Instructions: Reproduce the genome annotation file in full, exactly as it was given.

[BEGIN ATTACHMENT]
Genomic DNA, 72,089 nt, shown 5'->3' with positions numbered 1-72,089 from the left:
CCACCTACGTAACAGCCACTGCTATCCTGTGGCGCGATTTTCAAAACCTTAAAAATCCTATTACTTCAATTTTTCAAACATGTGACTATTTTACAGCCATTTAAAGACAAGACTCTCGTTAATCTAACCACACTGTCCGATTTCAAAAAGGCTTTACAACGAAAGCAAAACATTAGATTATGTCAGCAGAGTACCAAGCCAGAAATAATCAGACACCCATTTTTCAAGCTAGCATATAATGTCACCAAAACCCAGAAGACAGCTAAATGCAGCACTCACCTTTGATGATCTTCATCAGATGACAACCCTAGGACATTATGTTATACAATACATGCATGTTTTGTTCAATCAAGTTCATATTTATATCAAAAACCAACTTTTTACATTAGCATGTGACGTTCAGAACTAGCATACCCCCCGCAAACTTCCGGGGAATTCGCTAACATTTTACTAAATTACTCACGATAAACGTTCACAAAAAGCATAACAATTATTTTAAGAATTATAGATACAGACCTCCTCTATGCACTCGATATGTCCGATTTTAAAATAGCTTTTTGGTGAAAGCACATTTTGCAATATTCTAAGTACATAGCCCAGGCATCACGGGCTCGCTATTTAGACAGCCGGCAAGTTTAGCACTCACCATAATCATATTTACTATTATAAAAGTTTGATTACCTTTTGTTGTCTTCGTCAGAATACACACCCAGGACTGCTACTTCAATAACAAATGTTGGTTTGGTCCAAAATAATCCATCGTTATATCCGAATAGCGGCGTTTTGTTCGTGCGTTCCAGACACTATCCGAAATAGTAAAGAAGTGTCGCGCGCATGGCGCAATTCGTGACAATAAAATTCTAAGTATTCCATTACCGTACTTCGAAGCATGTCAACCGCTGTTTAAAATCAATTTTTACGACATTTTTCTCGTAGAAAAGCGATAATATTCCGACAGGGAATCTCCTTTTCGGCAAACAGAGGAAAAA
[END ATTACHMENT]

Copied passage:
Genomic DNA, 72,089 nt, shown 5'->3' with positions numbered 1-72,089 from the left:
CCACCTACGTAACAGCCACTGCTATCCTGTGGCGCGATTTTCAAAACCTTAAAAATCCTATTACTTCAATTTTTCAAACATGTGACTATTTTACAGCCATTTAAAGACAAGACTCTCGTTAATCTAACCACACTGTCCGATTTCAAAAAGGCTTTACAACGAAAGCAAAACATTAGATTATGTCAGCAGAGTACCAAGCCAGAAATAATCAGACACCCATTTTTCAAGCTAGCATATAATGTCACCAAAACCCAGAAGACAGCTAAATGCAGCACTCACCTTTGATGATCTTCATCAGATGACAACCCTAGGACATTATGTTATACAATACATGCATGTTTTGTTCAATCAAGTTCATATTTATATCAAAAACCAACTTTTTACATTAGCATGTGACGTTCAGAACTAGCATACCCCCCGCAAACTTCCGGGGAATTCGCTAACATTTTACTAAATTACTCACGATAAACGTTCACAAAAAGCATAACAATTATTTTAAGAATTATAGATACAGACCTCCTCTATGCACTCGATATGTCCGATTTTAAAATAGCTTTTTGGTGAAAGCACATTTTGCAATATTCTAAGTACATAGCCCAGGCATCACGGGCTCGCTATTTAGACAGCCGGCAAGTTTAGCACTCACCATAATCATATTTACTATTATAAAAGTTTGATTACCTTTTGTTGTCTTCGTCAGAATACACACCCAGGACTGCTACTTCAATAACAAATGTTGGTTTGGTCCAAAATAATCCATCGTTATATCCGAATAGCGGCGTTTTGTTCGTGCGTTCCAGACACTATCCGAAATAGTAAAGAAGTGTCGCGCGCATGGCGCAATTCGTGACAATAAAATTCTAAGTATTCCATTACCGTACTTCGAAGCATGTCAACCGCTGTTTAAAATCAATTTTTACGACATTTTTCTCGTAGAAAAGCGATAATATTCCGACAGGGAATCTCCTTTTCGGCAAACAGAGGAAAAA